With our IPREX partner Marketing for Change, we recently produced a survey of 1,519 parents from across the United States about their behaviors during the pandemic. The study provides a statistical portrait of how families are coping.
Let’s start with the obvious — COVID-19 isn’t going anywhere anytime soon. While no one has a crystal ball to predict what life will be like this summer, fall or into 2021, we do know that the majority of Americans will not be going back to life as normal until a vaccine is developed and distributed.
Data on our interpersonal lives and family dynamics can be scarce, but it is essential in impacting behavior in meaningful ways. Understanding these dynamics helps us better connect with our audiences, whether we are influencing good behavior or driving purchasing decisions.
Different organizations are taking very different approaches during COVID-19. Certainly, there is no play book for this event. Our team has been watching communication during this time and identifying examples of leadership. A few of our take-aways:
Michelle and Christine recently spoke to the greater Spokane business community about strategies to engage with audiences during COVID-19 and shared examples from organizations across the country. We’ve broken the content into two blog posts. Take a look at part one.
As COVID-19 rewrites the ways we live and work, many of us our confronting serious disruptions on a daily basis. This virus is impacting us all in unforeseen ways, along with the realization that our individual actions are closely connected to each other’s wellbeing.
As the world grapples with COVID-19, communicators in health care, hospitality, government, professional services, education and every other industry are working to ensure their businesses and employees are safe and supported — despite many unknowns and, sometimes, a strong sense of powerlessness.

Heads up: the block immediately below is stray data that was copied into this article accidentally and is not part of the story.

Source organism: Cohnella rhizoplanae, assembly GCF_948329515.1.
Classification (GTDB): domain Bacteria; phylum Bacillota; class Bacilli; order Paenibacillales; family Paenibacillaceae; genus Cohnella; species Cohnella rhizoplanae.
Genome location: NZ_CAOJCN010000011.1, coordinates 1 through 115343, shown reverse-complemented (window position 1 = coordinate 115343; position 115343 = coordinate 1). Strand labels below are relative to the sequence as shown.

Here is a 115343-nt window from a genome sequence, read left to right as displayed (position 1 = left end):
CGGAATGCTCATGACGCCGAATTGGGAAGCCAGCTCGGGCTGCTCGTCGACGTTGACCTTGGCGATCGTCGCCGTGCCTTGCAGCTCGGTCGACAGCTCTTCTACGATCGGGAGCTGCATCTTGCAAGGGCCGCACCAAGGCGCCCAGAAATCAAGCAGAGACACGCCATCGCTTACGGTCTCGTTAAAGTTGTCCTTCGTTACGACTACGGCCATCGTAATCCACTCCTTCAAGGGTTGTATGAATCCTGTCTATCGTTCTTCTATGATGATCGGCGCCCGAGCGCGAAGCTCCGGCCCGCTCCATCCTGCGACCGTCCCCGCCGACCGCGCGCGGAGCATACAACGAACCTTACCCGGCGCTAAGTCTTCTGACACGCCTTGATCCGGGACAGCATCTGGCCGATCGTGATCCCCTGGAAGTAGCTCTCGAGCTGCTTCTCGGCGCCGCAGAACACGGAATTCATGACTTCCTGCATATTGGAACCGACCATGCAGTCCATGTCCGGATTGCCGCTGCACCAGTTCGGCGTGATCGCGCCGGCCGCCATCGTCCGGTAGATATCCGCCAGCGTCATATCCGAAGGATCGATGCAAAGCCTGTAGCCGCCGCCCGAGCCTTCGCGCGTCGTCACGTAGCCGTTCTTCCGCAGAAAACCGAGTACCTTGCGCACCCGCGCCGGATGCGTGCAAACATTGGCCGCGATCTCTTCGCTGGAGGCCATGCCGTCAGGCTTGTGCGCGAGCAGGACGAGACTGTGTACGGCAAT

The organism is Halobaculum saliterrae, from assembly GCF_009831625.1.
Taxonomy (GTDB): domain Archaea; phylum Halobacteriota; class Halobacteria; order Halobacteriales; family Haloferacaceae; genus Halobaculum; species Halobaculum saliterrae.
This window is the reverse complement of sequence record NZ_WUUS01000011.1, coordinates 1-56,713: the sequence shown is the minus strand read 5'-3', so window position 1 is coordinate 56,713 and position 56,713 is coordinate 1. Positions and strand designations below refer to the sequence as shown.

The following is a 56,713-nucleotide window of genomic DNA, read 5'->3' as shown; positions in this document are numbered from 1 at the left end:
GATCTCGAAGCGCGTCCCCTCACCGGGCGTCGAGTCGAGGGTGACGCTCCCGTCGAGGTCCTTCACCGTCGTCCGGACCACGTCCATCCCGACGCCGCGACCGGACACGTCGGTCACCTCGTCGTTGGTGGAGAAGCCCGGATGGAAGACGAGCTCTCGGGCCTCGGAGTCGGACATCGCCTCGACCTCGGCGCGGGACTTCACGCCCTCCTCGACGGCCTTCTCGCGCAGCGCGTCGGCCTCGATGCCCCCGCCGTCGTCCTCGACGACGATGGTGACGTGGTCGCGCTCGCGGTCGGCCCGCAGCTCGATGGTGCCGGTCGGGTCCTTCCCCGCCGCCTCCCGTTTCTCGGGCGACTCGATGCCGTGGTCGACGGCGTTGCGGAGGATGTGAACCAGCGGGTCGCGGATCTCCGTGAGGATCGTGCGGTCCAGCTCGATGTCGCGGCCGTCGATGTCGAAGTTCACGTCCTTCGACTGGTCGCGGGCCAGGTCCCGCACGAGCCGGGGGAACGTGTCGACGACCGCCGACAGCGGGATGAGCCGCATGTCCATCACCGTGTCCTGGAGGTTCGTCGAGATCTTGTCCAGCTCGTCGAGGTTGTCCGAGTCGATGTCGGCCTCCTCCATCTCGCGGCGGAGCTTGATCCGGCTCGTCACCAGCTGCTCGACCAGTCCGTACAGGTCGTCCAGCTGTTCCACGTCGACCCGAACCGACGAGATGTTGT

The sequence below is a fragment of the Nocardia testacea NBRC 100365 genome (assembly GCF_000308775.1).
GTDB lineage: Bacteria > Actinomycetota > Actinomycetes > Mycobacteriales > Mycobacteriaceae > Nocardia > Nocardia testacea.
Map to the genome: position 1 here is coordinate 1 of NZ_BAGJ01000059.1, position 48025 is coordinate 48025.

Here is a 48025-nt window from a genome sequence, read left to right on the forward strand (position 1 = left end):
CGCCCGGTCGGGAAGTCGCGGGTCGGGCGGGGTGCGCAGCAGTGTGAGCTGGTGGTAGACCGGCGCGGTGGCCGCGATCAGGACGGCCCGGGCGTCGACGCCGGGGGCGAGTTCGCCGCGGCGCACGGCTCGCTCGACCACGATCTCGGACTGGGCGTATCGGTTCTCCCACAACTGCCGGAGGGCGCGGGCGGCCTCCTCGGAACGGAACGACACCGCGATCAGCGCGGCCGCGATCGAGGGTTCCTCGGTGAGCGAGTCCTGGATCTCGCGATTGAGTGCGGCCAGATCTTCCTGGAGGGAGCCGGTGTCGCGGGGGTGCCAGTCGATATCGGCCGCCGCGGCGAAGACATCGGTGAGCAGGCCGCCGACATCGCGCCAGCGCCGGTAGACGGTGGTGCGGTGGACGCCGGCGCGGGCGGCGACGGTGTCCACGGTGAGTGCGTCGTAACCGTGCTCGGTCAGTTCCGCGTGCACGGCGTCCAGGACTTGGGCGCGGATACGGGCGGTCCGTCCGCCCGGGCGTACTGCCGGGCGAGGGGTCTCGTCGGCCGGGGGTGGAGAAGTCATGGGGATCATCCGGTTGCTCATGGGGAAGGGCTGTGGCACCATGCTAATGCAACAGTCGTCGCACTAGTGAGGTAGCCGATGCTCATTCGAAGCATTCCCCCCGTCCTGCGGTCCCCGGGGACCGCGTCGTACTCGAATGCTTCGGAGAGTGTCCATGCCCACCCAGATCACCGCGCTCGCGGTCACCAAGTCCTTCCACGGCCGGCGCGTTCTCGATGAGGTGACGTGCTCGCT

DH is a partner agency of IPREX — the largest network of independently owned agencies in the world. Our partners across the globe have been closely watching the spread of the coronavirus and preparing clients to communicate to employees, customers and communities.
Being the biggest doesn’t make you the best. While larger health systems have many advantages, including war chest-sized marketing budgets, there are proven strategies for smaller hospitals and health care systems to succeed in competitive markets.
Last week I attended the annual Health Care Forum from Greater Spokane Incorporated and moderated by our own Michelle Hege. The focus was near and dear to my heart — how Washington and our communities are addressing the opioid crisis.
2018 was a big year for our firm, our clients and the marketing industry. So, we wanted to share a recap of some of the biggest projects, industry news, best practices and other big news from the year.
Can small steps create major change? That’s the question Amy Blondin, Chief Communications Officer for the Washington State Health Care Authority (HCA) and I explored last week in a presentation we gave at the annual SPARKS Conference in Seattle.
By now hospital marketers know that different types of messages and varied tactics are needed to reach patients from different generational groups. But do hospitals need entirely different marketing strategies to reach millennials vs boomers?
From the outside, responsibilities of hospital departments seem clear. Physicians and members of the clinical care staff provide services. Customer Service makes sure patients are informed on where to go, where to park, and how to pay.
Technology is driving systematic change not only in health care, but in the ways health providers market their services. Here’s what Christine learned at SHSMD 2018.
The opioid crisis is sweeping through the U.S., touching nearly every community in our country. In areas of Washington State, opioid overdose deaths are now the leading cause of accidental deaths—more than firearms and car accidents.
Even if your organization doesn’t have a comprehensive patient experience program, there are some fundamentals you can bring to your organization. Here are the five easy ways you can help your organization engage in improving the patient experience journey.
Competition is stiff among hospitals in the U.S. According to U.S. National Library of Medicine National Institutes of Health, 75 percent of all hospitals have a competitor within 15 miles. As a result, it’s becoming increasingly important for hospitals to differentiate from one another.
Today, wowing patients with a positive experience is critical—only 54 percent of healthcare consumers tell peers about a positive experience compared to 70 percent of retail and 66 percent of banking customers. Consumers are less forgiving of providers with whom they have had a negative experience and seem to recall the bad experiences longer.